Yelena Khanga was born and raised in Moscow when it was considered the USSR, and is the author Soul to Soul: The Story of a Black Russian American Family: 1865 – 1992. Khanga divides her time between New York City and Moscow.
Yelena is the daughter of Abdullah Kassim, a former vice president of Zanzibar, and Lily Golden, a historian and educator. Her American maternal grandmother, of Polish Jewish descent, was a Russian-English translator for a Soviet news agency. Her African-American grandfather, Oliver Golden earned a college degree in agronomy from the Tuskegee Institute. Unable to find any work in his field, coupled with oppressive racism in the US and disdain for interracial couples, he and his wife moved to Uzbekistan to develop the cotton industry there.
Yelena Khanga is a former fellow of the Harvard University Institute of Politics, a correspondent from 1984 to 1990 for the Moscow News in Moscow, and a commentator for two years for Vzglyad, a program on Soviet Television.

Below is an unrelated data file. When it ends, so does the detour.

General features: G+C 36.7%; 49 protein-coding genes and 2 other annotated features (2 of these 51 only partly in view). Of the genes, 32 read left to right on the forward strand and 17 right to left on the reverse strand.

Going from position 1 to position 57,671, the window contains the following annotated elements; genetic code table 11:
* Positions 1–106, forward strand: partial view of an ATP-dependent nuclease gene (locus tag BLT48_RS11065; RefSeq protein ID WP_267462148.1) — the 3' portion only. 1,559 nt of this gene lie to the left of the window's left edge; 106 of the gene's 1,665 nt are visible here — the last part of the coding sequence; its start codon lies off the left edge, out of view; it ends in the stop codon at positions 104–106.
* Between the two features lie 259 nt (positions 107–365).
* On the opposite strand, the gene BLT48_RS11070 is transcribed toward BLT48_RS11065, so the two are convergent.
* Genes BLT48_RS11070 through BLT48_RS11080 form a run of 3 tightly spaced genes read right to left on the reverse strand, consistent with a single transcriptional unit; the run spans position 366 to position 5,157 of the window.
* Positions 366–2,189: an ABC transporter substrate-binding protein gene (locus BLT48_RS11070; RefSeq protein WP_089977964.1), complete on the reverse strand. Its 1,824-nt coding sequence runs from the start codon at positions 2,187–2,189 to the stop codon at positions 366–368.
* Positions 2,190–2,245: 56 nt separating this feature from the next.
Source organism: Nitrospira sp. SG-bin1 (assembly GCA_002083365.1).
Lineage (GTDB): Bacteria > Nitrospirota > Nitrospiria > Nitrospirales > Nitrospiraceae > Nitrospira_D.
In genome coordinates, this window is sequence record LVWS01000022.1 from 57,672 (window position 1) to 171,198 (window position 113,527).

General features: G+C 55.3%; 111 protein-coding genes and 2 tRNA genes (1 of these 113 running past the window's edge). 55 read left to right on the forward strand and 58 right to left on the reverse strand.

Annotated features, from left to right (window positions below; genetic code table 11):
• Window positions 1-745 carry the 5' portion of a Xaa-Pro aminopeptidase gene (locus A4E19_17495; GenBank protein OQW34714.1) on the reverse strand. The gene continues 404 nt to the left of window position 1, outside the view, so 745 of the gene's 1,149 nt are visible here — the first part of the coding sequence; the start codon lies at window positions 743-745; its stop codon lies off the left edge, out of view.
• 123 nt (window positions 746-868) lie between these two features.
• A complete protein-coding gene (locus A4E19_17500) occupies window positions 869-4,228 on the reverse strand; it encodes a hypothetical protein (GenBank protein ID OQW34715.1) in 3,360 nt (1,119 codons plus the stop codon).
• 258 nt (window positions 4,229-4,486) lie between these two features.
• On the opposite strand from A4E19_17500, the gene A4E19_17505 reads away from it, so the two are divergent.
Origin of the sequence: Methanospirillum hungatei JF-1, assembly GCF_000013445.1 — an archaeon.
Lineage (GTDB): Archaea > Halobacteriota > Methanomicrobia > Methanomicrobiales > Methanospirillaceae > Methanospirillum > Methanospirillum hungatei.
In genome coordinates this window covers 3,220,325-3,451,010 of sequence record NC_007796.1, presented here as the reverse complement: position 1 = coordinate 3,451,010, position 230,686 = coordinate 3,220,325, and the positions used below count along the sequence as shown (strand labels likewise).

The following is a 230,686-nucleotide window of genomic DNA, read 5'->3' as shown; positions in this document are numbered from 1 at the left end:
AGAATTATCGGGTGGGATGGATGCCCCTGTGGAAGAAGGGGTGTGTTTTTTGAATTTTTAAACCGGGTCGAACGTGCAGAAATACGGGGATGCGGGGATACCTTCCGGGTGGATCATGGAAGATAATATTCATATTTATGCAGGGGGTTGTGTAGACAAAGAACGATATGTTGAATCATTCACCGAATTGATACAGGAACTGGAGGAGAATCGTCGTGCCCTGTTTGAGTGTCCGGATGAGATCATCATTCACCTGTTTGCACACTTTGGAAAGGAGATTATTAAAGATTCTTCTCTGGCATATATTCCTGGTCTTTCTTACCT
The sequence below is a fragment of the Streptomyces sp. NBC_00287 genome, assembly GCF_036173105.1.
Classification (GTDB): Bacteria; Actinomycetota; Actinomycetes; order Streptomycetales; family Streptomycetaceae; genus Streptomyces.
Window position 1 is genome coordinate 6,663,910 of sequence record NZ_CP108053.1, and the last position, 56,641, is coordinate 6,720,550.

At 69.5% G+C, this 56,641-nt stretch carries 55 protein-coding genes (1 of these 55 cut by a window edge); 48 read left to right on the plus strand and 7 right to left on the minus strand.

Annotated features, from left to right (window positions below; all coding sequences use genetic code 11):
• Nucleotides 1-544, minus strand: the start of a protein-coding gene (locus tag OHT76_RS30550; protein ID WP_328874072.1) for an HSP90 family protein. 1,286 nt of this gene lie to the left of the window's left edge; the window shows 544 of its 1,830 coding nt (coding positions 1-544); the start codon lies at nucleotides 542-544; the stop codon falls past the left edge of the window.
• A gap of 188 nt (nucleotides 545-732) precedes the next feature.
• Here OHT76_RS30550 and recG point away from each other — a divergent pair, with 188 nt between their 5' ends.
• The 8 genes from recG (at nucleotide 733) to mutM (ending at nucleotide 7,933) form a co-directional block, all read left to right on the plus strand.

For one year, Ms. Khanga was an intern with the Christian Science Monitor in Boston as the first participant in a unique journalistic exchange program established by the Christian Science Monitor and the Moscow News. She was also a performer with a comedy group in Brighton Beach called Kanotye, and has also appeared on Russian television on “Shkola zlosloviya” as Herself – Guest (1 episode, 2005), aka “The School for Scandal” – International (English title) (informal title) and Episode #4.12 (2005) TV episode as Herself – Guest.
Yelena Khanga recalls the day in I February 1991 when she ran her fingers through the rich soil of a farm once owned by her great-grandfather in Yazoo County, Miss. At that moment, the Black American Russian Jewish African great-granddaughter of a former slave and a Polish rabbi knew in the deepest recesses of her soul that she was connected to something much larger than herself.
“I always believed that the only relatives I had were my mother and my grandmother,” Khanga says with a distinctly Russian accent. “But when I went to Mississippi and saw the land, I was like, ‘Wow! We have roots. This is where we come from.’ Now, I feel that I am somebody.”
Read an article with photos of Ms. Khanga’s family originally published in Ebony magazine in 1992.